# [Python-checkins] python/dist/src/Doc/lib libweakref.tex, 1.19.8.1, 1.19.8.2

tim_one at users.sourceforge.net tim_one at users.sourceforge.net
Fri Nov 21 17:21:21 EST 2003

Update of /cvsroot/python/python/dist/src/Doc/lib
In directory sc8-pr-cvs1:/tmp/cvs-serv29116/Doc/lib

Modified Files:
Tag: release23-maint
libweakref.tex
Log Message:
dangers of trying to iterate over weak dicts.

Index: libweakref.tex
===================================================================
RCS file: /cvsroot/python/python/dist/src/Doc/lib/libweakref.tex,v
retrieving revision 1.19.8.1
retrieving revision 1.19.8.2
diff -C2 -d -r1.19.8.1 -r1.19.8.2
*** libweakref.tex	7 Sep 2003 23:38:08 -0000	1.19.8.1
--- libweakref.tex	21 Nov 2003 22:21:19 -0000	1.19.8.2
***************
*** 15,22 ****
\dfn{weak references} to objects.

! In the discussion which follows, the term \dfn{referent} means the
object which is referred to by a weak reference.

! XXX --- need to say more here!

Not all objects can be weakly referenced; those objects which can
--- 15,49 ----
\dfn{weak references} to objects.

! In the following, the term \dfn{referent} means the
object which is referred to by a weak reference.

! A weak reference to an object is not enough to keep the object alive:
! when the only remaining references to a referent are weak references,
! garbage collection is free to destroy the referent and reuse its memory
! for something else.  A primary use for weak references is to implement
! caches or mappings holding large objects, where it's desired that a
! large object not be kept alive solely because it appears in a cache or
! mapping.  For example, if you have a number of large binary image objects,
! you may wish to associate a name with each.  If you used a Python
! dictionary to map names to images, or images to names, the image objects
! would remain alive just because they appeared as values or keys in the
! dictionaries.  The \class{WeakKeyDictionary} and
! \class{WeakValueDictionary} classes supplied by the \module{weakref}
! module are an alternative, using weak references to construct mappings
! that don't keep objects alive solely because they appear in the mapping
! objects.  If, for example, an image object is a value in a
! \class{WeakValueDictionary}, then when the last remaining
! references to that image object are the weak references held by weak
! mappings, garbage collection can reclaim the object, and its corresponding
! entries in weak mappings are simply deleted.
!
! \class{WeakKeyDictionary} and \class{WeakValueDictionary} use weak
! references in their implementation, setting up callback functions on
! the weak references that notify the weak dictionaries when a key or value
! has been reclaimed by garbage collection.  Most programs should find that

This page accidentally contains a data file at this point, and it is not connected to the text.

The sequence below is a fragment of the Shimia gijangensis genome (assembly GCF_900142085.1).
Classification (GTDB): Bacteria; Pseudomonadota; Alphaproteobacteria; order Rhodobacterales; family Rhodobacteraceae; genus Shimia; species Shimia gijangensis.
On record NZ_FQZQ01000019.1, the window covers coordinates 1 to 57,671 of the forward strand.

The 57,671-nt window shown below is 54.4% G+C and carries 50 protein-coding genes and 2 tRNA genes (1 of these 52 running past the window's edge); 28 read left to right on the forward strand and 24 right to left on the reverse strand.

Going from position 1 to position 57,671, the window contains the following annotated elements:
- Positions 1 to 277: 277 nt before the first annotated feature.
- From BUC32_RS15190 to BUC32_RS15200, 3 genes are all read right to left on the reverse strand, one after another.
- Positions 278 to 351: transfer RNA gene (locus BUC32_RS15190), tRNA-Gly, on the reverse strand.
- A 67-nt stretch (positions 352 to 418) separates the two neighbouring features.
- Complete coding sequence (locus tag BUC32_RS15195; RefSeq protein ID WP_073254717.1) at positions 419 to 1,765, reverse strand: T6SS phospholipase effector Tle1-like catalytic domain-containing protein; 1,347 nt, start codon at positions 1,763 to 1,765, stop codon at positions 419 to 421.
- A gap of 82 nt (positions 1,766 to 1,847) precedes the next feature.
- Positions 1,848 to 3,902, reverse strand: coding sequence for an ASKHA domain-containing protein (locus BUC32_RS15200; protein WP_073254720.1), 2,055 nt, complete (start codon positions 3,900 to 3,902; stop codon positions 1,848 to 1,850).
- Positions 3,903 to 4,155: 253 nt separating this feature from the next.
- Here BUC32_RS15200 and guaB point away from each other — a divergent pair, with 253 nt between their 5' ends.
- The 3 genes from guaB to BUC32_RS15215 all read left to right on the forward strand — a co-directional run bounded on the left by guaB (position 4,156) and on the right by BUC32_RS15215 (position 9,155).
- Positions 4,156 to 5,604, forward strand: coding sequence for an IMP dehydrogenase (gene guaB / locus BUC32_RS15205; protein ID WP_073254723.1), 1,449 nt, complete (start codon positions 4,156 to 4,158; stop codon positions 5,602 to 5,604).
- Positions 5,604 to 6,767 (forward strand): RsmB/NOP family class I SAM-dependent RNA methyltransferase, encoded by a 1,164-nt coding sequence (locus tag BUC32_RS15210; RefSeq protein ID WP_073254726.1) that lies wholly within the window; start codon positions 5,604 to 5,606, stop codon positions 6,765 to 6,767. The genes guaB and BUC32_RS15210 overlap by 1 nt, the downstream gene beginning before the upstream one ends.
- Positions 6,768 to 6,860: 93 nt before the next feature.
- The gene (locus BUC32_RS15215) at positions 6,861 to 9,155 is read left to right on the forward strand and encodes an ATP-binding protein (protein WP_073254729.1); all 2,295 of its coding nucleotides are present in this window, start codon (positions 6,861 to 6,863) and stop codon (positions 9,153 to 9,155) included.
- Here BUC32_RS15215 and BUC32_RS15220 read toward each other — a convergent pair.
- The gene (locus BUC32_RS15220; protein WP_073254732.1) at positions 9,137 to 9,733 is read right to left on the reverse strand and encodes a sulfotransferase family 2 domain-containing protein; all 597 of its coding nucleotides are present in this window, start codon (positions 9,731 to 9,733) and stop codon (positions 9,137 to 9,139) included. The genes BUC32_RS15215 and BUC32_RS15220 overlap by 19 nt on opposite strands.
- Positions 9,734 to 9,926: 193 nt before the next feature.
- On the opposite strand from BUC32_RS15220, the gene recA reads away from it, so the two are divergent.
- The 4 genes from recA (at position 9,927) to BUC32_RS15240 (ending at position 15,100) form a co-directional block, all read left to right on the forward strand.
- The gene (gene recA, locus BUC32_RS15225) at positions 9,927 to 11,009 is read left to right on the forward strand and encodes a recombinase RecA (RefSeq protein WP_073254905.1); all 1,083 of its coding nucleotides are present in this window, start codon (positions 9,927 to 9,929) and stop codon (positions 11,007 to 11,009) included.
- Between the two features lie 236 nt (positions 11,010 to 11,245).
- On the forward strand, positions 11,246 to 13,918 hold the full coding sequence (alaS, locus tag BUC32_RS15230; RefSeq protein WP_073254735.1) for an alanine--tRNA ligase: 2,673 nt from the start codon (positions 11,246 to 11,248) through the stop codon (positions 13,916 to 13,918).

! using one of these weak dictionary types is all they need -- it's
! not usually necessary to create your own weak references directly.  The
! low-level machinery used by the weak dictionary implementations is exposed
! by the \module{weakref} module for the benefit of advanced uses.

Not all objects can be weakly referenced; those objects which can
***************
*** 45,49 ****
the same way as exceptions raised from an object's
\method{__del__()} method.
!
Weak references are hashable if the \var{object} is hashable.  They
will maintain their hash value even after the \var{object} was
--- 72,76 ----
the same way as exceptions raised from an object's
\method{__del__()} method.
!
Weak references are hashable if the \var{object} is hashable.  They
will maintain their hash value even after the \var{object} was
***************
*** 51,55 ****
the \var{object} was deleted, the call will raise
\exception{TypeError}.
!
Weak references support tests for equality, but not ordering.  If
the referents are still alive, two references have the same
--- 78,82 ----
the \var{object} was deleted, the call will raise
\exception{TypeError}.
!
Weak references support tests for equality, but not ordering.  If
the referents are still alive, two references have the same
***************
*** 90,93 ****
--- 117,127 ----
attributes to those objects.  This can be especially useful with
objects that override attribute accesses.
+
+   \note{Caution:  Because a \class{WeakKeyDictionary} is built on top
+         of a Python dictionary, it must not change size when iterating
+         over it.  This can be difficult to ensure for a
+         \class{WeakKeyDictionary} because actions performed by the
+         program during iteration may cause items in the dictionary
+         to vanish "by magic" (as a side effect of garbage collection).}
\end{classdesc}

***************
*** 96,99 ****
--- 130,140 ----
dictionary will be discarded when no strong reference to the value
exists any more.
+
+   \note{Caution:  Because a \class{WeakValueDictionary} is built on top
+         of a Python dictionary, it must not change size when iterating
+         over it.  This can be difficult to ensure for a
+         \class{WeakValueDictionary} because actions performed by the
+         program during iteration may cause items in the dictionary
+         to vanish "by magic" (as a side effect of garbage collection).}
\end{classdesc}

***************
*** 254,265 ****

\begin{verbatim}
! static PyObject *
! instance_new() {
!     /* Other initialization stuff omitted for brevity */

!     self->in_weakreflist = NULL;

!     return (PyObject *) self;
! }
\end{verbatim}

--- 295,306 ----

\begin{verbatim}
! static PyObject *
! instance_new() {
!     /* Other initialization stuff omitted for brevity */

!     self->in_weakreflist = NULL;

!     return (PyObject *) self;
! }
\end{verbatim}